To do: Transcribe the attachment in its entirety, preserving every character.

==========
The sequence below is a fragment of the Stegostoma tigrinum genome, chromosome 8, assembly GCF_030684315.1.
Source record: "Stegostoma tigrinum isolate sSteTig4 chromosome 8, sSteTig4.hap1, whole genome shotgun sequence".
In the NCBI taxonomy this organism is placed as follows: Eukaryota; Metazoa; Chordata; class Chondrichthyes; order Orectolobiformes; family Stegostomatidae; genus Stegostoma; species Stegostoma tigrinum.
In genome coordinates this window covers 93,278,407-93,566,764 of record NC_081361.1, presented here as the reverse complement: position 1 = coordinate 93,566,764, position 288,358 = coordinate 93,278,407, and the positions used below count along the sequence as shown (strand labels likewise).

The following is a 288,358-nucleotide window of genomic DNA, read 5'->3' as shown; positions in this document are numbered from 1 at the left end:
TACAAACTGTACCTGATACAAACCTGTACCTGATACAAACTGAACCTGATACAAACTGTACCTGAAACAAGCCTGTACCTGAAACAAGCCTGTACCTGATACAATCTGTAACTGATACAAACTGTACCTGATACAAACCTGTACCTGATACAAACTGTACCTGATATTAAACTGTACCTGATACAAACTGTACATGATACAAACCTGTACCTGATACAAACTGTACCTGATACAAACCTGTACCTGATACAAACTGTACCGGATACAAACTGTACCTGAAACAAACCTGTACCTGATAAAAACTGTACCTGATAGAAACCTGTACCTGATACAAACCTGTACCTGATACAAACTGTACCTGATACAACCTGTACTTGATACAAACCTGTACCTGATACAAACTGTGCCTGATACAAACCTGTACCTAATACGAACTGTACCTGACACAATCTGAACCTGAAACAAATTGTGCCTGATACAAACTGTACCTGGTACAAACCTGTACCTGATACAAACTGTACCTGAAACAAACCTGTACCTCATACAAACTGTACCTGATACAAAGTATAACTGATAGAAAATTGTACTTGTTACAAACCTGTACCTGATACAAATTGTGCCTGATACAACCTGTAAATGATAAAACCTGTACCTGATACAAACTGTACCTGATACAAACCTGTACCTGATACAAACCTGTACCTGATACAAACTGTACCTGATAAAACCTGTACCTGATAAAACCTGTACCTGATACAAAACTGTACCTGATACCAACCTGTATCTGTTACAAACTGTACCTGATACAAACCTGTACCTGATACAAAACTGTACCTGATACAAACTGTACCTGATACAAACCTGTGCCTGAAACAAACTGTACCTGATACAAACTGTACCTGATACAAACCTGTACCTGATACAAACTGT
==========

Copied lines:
The sequence below is a fragment of the Stegostoma tigrinum genome, chromosome 8, assembly GCF_030684315.1.
Source record: "Stegostoma tigrinum isolate sSteTig4 chromosome 8, sSteTig4.hap1, whole genome shotgun sequence".
In the NCBI taxonomy this organism is placed as follows: Eukaryota; Metazoa; Chordata; class Chondrichthyes; order Orectolobiformes; family Stegostomatidae; genus Stegostoma; species Stegostoma tigrinum.
In genome coordinates this window covers 93,278,407-93,566,764 of record NC_081361.1, presented here as the reverse complement: position 1 = coordinate 93,566,764, position 288,358 = coordinate 93,278,407, and the positions used below count along the sequence as shown (strand labels likewise).

The following is a 288,358-nucleotide window of genomic DNA, read 5'->3' as shown; positions in this document are numbered from 1 at the left end:
TACAAACTGTACCTGATACAAACCTGTACCTGATACAAACTGAACCTGATACAAACTGTACCTGAAACAAGCCTGTACCTGAAACAAGCCTGTACCTGATACAATCTGTAACTGATACAAACTGTACCTGATACAAACCTGTACCTGATACAAACTGTACCTGATATTAAACTGTACCTGATACAAACTGTACATGATACAAACCTGTACCTGATACAAACTGTACCTGATACAAACCTGTACCTGATACAAACTGTACCGGATACAAACTGTACCTGAAACAAACCTGTACCTGATAAAAACTGTACCTGATAGAAACCTGTACCTGATACAAACCTGTACCTGATACAAACTGTACCTGATACAACCTGTACTTGATACAAACCTGTACCTGATACAAACTGTGCCTGATACAAACCTGTACCTAATACGAACTGTACCTGACACAATCTGAACCTGAAACAAATTGTGCCTGATACAAACTGTACCTGGTACAAACCTGTACCTGATACAAACTGTACCTGAAACAAACCTGTACCTCATACAAACTGTACCTGATACAAAGTATAACTGATAGAAAATTGTACTTGTTACAAACCTGTACCTGATACAAATTGTGCCTGATACAACCTGTAAATGATAAAACCTGTACCTGATACAAACTGTACCTGATACAAACCTGTACCTGATACAAACCTGTACCTGATACAAACTGTACCTGATAAAACCTGTACCTGATAAAACCTGTACCTGATACAAAACTGTACCTGATACCAACCTGTATCTGTTACAAACTGTACCTGATACAAACCTGTACCTGATACAAAACTGTACCTGATACAAACTGTACCTGATACAAACCTGTGCCTGAAACAAACTGTACCTGATACAAACTGTACCTGATACAAACCTGTACCTGATACAAACTGT